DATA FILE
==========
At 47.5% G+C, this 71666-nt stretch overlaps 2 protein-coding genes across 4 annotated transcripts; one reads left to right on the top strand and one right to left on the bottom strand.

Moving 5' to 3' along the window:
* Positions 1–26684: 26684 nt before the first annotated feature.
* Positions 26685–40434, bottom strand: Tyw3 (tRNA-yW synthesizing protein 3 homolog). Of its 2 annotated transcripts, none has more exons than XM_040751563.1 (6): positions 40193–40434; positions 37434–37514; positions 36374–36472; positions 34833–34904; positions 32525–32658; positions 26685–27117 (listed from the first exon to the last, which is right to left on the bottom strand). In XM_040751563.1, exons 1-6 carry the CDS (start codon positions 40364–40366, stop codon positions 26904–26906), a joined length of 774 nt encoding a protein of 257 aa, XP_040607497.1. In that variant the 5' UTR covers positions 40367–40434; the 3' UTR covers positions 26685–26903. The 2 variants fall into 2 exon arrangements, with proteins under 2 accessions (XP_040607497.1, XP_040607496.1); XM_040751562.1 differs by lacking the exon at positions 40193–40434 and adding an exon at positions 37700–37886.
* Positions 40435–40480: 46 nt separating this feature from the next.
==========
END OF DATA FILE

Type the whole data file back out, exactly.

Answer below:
At 47.5% G+C, this 71666-nt stretch overlaps 2 protein-coding genes across 4 annotated transcripts; one reads left to right on the top strand and one right to left on the bottom strand.

Moving 5' to 3' along the window:
* Positions 1–26684: 26684 nt before the first annotated feature.
* Positions 26685–40434, bottom strand: Tyw3 (tRNA-yW synthesizing protein 3 homolog). Of its 2 annotated transcripts, none has more exons than XM_040751563.1 (6): positions 40193–40434; positions 37434–37514; positions 36374–36472; positions 34833–34904; positions 32525–32658; positions 26685–27117 (listed from the first exon to the last, which is right to left on the bottom strand). In XM_040751563.1, exons 1-6 carry the CDS (start codon positions 40364–40366, stop codon positions 26904–26906), a joined length of 774 nt encoding a protein of 257 aa, XP_040607497.1. In that variant the 5' UTR covers positions 40367–40434; the 3' UTR covers positions 26685–26903. The 2 variants fall into 2 exon arrangements, with proteins under 2 accessions (XP_040607497.1, XP_040607496.1); XM_040751562.1 differs by lacking the exon at positions 40193–40434 and adding an exon at positions 37700–37886.
* Positions 40435–40480: 46 nt separating this feature from the next.